Astonishingly, against all odds, they did it. EgoPo’s gorgeous production of Anna manages to deliver Tolstoy’s magnificent 800-page novel Anna Karenina in only two hours, with only eight actors. Brenna Geffers has triumphantly adapted the book and directed the show -- and provided a surprise ending, to boot.
Instead of bogging down in slavish 19th-century realism, Geffers creates a world that is theatrical and exotic and fun, using Aaron Cromie’s opulent set design: layers of oriental carpets spread on mulch, cloth-draped tents, trees, strings of fairy lights. It’s both indoors and outdoors, the opera, St. Petersburg balls, Moscow offices, a country farm. The costumes (by Natalia de la Torre) are both glamorous and goofy, and the props (by Joe Wozniak) are ingenious.
The story centers on a beautiful woman, Anna (the superb Colleen Corcoran), trapped in a loveless marriage to stiff, boring Karenin (Carlo Campbell, the only member of this cast whose style -- bouncy walk, loud voice -- doesn’t suit his role or the production). She meets the dashing, sexy, slightly silly Count Vronsky (played with divine panache by Andrew Carroll), and they fall madly, wildly, hopelessly in love. Their seduction scene is sensational. They live together, and society being what it was, she is disgraced, a “fallen woman.” To her horror and disgust, she discovers how disgrace can erode happiness.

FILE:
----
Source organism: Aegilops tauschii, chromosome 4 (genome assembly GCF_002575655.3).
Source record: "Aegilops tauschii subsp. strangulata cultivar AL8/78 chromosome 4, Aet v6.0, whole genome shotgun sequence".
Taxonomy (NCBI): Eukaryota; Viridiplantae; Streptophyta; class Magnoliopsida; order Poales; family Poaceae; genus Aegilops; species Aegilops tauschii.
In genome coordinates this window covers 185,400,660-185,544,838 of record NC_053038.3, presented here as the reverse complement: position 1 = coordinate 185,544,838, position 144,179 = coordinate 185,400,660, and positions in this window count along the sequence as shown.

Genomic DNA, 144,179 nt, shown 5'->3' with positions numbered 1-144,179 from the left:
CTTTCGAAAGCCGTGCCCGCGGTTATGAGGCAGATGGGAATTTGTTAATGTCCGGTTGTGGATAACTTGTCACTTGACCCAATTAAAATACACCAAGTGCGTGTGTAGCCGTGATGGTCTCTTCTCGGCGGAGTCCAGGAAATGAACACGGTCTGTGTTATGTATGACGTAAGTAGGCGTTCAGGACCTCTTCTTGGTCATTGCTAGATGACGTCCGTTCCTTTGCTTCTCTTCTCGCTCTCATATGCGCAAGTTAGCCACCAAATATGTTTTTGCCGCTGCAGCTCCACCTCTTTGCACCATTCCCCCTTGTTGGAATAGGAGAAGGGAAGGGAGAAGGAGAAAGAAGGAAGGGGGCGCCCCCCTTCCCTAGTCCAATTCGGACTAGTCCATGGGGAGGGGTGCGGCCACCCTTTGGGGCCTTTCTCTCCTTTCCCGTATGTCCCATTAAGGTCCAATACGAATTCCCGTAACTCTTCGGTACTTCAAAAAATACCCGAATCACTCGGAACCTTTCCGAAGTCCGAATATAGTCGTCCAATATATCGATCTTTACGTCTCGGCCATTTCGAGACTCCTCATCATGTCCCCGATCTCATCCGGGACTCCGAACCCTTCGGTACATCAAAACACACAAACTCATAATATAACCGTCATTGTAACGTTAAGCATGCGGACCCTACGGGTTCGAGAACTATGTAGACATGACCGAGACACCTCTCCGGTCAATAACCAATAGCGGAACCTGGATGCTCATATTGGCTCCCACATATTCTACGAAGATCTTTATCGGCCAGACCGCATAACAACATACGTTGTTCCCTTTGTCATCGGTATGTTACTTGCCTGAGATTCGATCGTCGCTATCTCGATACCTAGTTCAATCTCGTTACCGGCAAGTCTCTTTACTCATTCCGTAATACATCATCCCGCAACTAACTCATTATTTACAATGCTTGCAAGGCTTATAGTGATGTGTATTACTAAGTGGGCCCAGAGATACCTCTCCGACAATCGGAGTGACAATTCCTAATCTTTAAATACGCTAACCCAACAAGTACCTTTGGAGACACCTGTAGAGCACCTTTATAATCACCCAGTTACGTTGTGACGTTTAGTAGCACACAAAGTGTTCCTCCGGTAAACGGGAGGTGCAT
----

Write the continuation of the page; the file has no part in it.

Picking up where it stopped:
Another family -- unhappy in its own way -- is Dolly (Amanda Schoonover, who manages to create a charming, long-suffering plain Jane), her husband (Shamus Hunter McCarthy, whose Princess Betsy is just beyond anything), and Dolly’s young disillusioned sister Kitty (Maria Konstantinidis), who finally marries Levin (Arlen Hancock). Our narrator/commentator, a kind of Greek chorus (the excellent and very malleable Lee Minora), keeps us apprised of events: “Then in the spring ...”
The novel is an investigation of love, the possibility of happy families, the likelihood of unhappy families, the decadence of the aristocracy and tsarist politics, agricultural progress, and the injustices done to women (as Anna gasps, “I can’t breathe -- the air is full of his permission”). And, well, much, much else.
As somebody once said, “If life could write, it would write like Tolstoy.” So it’s altogether remarkable that Geffers managed to stuff all this so enjoyably into a short time and onto a small stage.
Anna. Through April 16 at EgoPo Theater Company, The Latvian Society, 531 N. 7th St. Tickets: $25-$32. Information: 267-273-1414, egopo.org.